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SOAP is an interface: that is, the front end is disclosed, public, intended to be
programmed to. It is the back end on each processing node where 'confidentiality,
reliability, and protocol neutrality' are offered by 'securing' confidential
information and mission-critical services.
By contrast, REST is the epitome of the document orientation that is the first
premise both of markup and of the http transport. RESTful documents (high, low, or
in-between--they are documents) are *published* as the back-end output product of
each processing node. Those documents are presented in the clear--are, in fact,
delivered in an appropriate representation for each known sort of requester. What
is not known is what each requester will do with the RESTful documents which it
fetches. It is the front end of the requester which is opaque: that front end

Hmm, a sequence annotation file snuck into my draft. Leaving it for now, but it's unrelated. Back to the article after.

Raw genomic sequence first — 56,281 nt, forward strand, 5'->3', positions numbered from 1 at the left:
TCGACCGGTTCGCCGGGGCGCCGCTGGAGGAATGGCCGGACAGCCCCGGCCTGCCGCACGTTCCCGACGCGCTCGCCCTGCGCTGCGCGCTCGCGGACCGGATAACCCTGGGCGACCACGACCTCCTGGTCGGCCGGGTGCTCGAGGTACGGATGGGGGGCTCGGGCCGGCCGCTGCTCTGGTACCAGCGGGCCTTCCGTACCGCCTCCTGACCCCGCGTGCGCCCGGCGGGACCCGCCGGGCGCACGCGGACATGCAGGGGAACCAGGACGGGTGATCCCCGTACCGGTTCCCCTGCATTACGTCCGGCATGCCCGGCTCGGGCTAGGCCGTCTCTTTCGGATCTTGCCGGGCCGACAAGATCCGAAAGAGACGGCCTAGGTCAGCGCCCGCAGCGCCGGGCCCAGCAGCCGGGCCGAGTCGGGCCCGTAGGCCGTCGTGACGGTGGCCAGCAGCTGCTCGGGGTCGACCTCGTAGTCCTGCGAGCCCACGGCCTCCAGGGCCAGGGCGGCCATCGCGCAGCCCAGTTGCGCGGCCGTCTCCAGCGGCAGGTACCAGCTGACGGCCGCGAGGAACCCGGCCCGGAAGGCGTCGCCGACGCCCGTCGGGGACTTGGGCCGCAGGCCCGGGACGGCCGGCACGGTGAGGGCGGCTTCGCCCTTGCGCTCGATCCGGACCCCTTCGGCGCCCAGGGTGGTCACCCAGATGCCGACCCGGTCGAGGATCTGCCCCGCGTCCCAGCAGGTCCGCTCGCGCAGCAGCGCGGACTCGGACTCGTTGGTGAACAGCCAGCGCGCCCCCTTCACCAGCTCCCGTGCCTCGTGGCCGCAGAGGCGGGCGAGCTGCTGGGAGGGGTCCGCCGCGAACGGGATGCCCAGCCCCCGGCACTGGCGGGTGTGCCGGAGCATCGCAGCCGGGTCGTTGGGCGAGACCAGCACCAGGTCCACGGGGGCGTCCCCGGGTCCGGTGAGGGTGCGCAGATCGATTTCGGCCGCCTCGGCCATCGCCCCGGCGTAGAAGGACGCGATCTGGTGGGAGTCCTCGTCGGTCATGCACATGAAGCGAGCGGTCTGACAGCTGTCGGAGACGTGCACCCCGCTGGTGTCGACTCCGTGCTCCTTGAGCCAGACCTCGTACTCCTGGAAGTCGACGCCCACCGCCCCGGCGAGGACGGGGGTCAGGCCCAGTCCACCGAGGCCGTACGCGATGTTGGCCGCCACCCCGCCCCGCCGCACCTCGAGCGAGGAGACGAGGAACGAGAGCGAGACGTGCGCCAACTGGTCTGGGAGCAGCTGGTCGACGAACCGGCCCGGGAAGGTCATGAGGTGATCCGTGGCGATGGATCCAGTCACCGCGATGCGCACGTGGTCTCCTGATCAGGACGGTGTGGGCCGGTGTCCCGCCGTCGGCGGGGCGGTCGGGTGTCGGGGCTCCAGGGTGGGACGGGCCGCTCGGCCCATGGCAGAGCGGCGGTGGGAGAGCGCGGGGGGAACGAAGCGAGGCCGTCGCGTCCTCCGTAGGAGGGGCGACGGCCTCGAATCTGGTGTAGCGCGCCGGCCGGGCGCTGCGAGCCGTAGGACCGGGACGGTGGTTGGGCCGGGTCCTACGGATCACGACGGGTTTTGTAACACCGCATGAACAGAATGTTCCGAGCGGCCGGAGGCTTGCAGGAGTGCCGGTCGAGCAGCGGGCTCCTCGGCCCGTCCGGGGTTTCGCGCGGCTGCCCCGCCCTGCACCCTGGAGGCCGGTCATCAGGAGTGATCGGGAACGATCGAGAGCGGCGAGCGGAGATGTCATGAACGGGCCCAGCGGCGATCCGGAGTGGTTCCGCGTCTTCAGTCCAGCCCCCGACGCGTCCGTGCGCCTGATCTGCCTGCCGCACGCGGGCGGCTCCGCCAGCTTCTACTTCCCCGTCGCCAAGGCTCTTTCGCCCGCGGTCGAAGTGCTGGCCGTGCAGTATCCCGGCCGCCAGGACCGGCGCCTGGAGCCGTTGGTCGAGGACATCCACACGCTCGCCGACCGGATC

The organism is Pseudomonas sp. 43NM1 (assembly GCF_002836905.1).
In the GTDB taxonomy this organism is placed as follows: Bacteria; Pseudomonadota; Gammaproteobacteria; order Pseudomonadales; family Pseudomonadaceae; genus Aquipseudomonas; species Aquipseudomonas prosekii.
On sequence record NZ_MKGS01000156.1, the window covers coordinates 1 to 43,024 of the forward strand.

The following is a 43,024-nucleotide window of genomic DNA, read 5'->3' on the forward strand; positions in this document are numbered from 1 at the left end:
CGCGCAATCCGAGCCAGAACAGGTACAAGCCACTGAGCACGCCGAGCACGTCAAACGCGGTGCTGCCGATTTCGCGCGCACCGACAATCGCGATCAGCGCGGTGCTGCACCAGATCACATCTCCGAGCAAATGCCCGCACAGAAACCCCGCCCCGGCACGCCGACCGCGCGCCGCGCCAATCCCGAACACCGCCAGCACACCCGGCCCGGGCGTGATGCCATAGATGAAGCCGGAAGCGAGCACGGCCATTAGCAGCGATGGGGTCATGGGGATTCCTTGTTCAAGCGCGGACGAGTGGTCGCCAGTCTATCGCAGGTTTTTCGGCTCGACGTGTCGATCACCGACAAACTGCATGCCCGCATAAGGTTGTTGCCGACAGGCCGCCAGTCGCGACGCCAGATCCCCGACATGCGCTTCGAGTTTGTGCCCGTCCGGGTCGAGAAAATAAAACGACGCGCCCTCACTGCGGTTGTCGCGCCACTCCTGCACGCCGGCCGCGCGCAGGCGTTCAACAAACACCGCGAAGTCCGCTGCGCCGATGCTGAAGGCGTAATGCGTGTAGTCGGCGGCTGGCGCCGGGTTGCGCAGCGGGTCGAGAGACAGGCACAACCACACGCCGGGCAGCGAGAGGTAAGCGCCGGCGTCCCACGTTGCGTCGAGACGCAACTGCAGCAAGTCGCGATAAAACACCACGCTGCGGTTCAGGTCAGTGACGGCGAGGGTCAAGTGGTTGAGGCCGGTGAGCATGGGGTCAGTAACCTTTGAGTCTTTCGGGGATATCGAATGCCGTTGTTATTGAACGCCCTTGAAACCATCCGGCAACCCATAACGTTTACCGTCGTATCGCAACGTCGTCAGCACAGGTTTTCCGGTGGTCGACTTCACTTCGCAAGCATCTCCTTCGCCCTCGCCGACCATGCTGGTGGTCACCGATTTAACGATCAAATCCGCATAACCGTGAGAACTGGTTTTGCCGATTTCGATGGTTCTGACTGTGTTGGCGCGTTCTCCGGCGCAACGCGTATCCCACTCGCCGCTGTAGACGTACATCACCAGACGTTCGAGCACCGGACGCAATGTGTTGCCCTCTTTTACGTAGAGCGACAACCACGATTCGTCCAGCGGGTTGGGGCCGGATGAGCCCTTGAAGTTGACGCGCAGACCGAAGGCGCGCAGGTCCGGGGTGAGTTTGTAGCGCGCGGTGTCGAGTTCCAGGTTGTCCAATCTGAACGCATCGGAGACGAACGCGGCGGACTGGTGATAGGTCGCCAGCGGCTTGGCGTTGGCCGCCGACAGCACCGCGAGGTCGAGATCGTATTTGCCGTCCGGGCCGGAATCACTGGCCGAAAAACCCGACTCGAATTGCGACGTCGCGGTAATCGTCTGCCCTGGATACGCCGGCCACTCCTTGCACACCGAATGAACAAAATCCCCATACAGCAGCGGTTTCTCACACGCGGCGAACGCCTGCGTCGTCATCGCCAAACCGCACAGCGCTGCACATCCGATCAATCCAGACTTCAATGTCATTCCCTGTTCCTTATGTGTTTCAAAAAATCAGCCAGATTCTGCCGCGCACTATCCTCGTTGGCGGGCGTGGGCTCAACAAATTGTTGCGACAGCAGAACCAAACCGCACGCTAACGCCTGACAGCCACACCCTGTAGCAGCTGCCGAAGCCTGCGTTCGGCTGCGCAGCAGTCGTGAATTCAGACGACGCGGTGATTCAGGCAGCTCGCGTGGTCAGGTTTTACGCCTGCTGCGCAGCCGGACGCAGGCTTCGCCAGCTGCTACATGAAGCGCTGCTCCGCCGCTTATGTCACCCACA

takes known document types as published and then instantiates them into non-public
datastructures for its own purposes in processing. In a fully RESTful system the
output of such processing will itself then be published in a suitable location
(and perhaps with suitable security governing access) for further uses by
additional interested parties who need not even be known to the publisher of those
Michael Champion wrote:
> On Wed, 30 Mar 2005 10:01:42 -0800, Dare Obasanjo <email@example.com> wrote:
> > > I *think* the whole SOAP vs REST permathread comes down to
> > > Resource-orientation vs Service-orientation ...
> > I completely disagree with that. SOAP vs. REST is rich vs. reach.
> Fair enough. I was talking about the permathread abstract discussions
> of architectural styles, service architectures, etc., i.e. "high REST"
> in Nelson Minar's terminology. I agree that the question of "low
> REST" vs WS-* does come down to rich vs reach.